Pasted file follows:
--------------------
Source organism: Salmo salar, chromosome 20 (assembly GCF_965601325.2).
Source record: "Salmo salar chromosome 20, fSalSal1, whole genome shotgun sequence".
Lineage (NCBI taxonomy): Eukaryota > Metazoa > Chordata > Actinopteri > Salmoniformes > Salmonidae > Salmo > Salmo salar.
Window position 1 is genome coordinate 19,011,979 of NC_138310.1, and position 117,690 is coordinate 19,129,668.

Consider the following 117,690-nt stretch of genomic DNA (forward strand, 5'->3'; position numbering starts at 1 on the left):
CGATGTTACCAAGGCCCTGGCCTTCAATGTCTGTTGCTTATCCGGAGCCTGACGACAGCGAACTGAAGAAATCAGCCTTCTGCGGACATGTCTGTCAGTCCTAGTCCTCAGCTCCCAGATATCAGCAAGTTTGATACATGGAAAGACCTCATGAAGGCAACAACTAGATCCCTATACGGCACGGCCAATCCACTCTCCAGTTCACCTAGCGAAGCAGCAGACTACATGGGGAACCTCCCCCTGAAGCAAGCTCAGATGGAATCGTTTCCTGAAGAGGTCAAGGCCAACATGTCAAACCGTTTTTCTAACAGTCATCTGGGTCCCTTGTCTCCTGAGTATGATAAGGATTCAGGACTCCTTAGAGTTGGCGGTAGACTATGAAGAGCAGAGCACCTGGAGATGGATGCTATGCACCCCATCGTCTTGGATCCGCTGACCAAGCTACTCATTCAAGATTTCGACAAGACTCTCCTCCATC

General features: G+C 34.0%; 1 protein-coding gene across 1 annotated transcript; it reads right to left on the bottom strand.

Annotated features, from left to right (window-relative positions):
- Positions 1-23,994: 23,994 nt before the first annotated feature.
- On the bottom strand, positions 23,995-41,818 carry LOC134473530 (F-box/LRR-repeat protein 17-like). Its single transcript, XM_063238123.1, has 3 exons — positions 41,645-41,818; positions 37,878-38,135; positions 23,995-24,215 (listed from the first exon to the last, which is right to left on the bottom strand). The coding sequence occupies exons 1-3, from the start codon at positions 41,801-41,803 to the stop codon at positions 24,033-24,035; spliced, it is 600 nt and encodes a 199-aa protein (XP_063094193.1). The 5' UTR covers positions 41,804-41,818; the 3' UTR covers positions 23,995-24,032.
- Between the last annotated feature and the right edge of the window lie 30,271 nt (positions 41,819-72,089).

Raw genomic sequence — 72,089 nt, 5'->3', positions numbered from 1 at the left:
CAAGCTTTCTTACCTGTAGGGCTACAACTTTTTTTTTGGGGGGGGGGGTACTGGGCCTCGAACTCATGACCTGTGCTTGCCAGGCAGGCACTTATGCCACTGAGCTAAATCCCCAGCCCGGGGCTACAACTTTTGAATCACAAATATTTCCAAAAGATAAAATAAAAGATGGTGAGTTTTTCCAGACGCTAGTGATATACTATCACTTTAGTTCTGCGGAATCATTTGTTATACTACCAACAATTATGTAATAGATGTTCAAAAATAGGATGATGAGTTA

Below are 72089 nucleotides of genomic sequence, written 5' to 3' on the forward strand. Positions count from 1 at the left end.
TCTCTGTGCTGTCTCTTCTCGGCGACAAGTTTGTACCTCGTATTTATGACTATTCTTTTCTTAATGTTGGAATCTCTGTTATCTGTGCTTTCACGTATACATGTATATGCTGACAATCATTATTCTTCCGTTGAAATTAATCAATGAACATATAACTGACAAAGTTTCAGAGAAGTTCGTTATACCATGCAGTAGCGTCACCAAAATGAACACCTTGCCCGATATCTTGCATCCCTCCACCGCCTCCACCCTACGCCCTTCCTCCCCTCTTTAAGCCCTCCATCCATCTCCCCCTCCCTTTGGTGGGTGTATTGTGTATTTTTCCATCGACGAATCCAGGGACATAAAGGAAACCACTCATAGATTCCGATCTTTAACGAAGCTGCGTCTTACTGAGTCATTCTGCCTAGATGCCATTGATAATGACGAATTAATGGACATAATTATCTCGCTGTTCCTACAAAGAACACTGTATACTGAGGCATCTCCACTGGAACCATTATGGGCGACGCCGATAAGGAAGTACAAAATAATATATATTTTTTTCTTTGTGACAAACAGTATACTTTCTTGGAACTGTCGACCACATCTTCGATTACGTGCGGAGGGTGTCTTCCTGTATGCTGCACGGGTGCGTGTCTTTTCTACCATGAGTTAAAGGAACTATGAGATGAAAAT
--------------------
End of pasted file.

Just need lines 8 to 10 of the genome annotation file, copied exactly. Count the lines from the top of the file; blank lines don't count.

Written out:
Annotated features, from left to right (window-relative positions):
- Positions 1-23,994: 23,994 nt before the first annotated feature.
- On the bottom strand, positions 23,995-41,818 carry LOC134473530 (F-box/LRR-repeat protein 17-like). Its single transcript, XM_063238123.1, has 3 exons — positions 41,645-41,818; positions 37,878-38,135; positions 23,995-24,215 (listed from the first exon to the last, which is right to left on the bottom strand). The coding sequence occupies exons 1-3, from the start codon at positions 41,801-41,803 to the stop codon at positions 24,033-24,035; spliced, it is 600 nt and encodes a 199-aa protein (XP_063094193.1). The 5' UTR covers positions 41,804-41,818; the 3' UTR covers positions 23,995-24,032.